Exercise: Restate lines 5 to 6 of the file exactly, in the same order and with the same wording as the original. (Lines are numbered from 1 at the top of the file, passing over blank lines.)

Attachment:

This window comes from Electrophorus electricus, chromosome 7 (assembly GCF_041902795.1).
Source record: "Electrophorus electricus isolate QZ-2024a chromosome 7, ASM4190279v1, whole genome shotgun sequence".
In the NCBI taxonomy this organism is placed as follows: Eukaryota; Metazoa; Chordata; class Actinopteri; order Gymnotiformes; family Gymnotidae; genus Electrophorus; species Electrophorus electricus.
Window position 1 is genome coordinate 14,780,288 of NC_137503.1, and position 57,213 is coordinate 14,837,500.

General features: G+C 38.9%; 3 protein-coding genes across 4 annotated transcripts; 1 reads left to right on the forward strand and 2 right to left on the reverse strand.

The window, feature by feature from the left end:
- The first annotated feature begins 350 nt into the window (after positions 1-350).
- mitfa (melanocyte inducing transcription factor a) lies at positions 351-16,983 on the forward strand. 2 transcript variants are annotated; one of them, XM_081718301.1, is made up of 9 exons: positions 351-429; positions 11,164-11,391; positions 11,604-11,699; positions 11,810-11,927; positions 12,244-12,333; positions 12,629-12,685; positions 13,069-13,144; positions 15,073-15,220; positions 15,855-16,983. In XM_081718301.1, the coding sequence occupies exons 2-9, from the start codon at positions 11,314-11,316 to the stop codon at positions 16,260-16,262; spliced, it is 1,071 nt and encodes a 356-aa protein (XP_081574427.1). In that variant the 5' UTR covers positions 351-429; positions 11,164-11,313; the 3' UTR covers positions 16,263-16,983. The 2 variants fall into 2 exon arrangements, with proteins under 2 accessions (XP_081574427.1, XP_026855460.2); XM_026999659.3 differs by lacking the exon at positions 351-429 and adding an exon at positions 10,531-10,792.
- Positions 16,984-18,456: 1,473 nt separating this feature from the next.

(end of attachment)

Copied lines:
General features: G+C 38.9%; 3 protein-coding genes across 4 annotated transcripts; 1 reads left to right on the forward strand and 2 right to left on the reverse strand.

The window, feature by feature from the left end: